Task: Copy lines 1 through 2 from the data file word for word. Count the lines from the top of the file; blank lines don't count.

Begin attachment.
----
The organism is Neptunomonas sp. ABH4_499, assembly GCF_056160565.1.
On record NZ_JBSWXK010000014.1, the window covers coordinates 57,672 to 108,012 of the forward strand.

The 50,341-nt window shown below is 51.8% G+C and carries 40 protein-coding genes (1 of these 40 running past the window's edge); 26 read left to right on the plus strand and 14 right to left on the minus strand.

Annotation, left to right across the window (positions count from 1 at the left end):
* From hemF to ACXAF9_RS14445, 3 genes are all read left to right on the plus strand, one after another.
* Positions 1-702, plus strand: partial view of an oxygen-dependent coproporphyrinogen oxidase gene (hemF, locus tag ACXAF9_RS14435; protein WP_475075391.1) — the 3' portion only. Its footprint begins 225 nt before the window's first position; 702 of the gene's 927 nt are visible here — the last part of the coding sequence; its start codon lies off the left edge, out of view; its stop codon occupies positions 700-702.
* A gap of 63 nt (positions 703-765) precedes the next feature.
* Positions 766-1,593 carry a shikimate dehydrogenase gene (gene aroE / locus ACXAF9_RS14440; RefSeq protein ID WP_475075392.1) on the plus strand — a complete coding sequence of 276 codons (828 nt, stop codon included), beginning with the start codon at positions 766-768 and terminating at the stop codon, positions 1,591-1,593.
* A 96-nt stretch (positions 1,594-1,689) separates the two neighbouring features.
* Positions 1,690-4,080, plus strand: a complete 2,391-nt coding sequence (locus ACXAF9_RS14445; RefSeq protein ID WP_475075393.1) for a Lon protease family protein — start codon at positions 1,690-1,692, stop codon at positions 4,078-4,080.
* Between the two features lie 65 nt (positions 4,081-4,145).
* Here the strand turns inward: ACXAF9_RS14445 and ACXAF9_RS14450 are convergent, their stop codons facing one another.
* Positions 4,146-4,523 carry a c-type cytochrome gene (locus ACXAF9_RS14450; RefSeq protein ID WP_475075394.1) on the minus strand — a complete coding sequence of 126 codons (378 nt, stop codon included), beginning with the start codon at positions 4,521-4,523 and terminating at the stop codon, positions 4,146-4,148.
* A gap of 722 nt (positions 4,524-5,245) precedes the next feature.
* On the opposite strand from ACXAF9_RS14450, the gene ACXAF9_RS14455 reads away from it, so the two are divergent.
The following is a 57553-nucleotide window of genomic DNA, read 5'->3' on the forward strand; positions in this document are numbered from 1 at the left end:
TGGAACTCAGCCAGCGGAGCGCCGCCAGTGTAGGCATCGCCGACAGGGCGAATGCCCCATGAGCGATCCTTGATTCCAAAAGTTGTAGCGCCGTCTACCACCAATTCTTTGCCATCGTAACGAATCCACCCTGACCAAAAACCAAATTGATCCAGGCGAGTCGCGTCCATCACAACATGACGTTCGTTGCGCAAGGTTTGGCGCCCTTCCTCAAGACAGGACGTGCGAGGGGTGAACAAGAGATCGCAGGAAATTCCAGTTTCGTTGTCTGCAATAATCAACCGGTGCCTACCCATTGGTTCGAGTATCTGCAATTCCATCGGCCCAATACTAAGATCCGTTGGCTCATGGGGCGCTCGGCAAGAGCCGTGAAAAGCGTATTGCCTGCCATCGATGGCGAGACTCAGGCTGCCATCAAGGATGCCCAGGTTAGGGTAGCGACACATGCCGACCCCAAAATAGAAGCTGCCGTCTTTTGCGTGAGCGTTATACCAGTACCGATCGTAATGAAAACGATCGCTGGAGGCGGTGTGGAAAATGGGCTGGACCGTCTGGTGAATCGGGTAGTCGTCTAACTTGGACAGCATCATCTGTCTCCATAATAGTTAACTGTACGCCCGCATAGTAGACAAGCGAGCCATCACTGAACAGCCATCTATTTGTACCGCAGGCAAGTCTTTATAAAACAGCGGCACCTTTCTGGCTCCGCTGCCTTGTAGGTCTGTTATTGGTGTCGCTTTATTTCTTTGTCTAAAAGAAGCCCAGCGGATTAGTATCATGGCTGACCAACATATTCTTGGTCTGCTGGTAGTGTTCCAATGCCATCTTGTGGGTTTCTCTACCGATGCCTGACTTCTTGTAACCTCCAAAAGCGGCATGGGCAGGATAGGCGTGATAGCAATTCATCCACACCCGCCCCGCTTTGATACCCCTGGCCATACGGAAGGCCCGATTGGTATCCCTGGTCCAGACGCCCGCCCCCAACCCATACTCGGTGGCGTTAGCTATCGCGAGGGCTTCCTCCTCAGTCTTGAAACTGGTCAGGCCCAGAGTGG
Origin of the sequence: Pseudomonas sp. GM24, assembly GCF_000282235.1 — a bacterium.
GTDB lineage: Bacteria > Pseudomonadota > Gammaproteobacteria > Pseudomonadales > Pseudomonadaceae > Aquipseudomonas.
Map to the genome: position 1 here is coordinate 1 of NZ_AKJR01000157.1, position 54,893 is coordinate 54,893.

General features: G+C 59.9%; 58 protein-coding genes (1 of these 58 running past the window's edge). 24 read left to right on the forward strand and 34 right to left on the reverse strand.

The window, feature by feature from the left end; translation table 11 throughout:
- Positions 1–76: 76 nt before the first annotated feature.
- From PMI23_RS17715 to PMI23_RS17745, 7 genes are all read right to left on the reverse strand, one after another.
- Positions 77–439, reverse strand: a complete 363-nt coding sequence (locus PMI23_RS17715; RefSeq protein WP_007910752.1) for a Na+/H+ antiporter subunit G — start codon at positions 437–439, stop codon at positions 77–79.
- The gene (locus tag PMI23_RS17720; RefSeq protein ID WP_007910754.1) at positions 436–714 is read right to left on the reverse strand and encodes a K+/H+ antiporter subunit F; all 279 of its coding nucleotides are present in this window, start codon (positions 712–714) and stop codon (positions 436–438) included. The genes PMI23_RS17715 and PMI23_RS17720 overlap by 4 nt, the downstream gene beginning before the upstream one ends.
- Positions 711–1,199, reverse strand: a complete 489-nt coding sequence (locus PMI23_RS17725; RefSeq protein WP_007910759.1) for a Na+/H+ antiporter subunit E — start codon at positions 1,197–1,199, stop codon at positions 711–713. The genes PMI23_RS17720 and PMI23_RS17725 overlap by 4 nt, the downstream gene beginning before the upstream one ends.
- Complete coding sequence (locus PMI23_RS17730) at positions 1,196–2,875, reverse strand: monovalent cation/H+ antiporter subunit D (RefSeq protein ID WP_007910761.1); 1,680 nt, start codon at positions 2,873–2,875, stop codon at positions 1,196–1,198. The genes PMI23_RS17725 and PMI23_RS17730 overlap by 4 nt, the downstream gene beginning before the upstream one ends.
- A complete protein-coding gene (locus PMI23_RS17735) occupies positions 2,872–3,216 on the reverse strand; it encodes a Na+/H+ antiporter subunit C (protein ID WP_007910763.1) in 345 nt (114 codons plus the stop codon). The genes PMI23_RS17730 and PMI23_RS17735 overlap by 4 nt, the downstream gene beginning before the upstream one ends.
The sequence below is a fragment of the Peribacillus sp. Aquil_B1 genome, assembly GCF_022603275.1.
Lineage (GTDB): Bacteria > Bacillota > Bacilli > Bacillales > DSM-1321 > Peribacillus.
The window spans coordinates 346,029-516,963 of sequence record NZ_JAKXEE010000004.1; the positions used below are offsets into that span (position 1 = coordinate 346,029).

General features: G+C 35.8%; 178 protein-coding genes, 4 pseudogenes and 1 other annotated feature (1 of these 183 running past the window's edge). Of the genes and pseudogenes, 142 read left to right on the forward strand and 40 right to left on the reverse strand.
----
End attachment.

The organism is Neptunomonas sp. ABH4_499, assembly GCF_056160565.1.
On record NZ_JBSWXK010000014.1, the window covers coordinates 57,672 to 108,012 of the forward strand.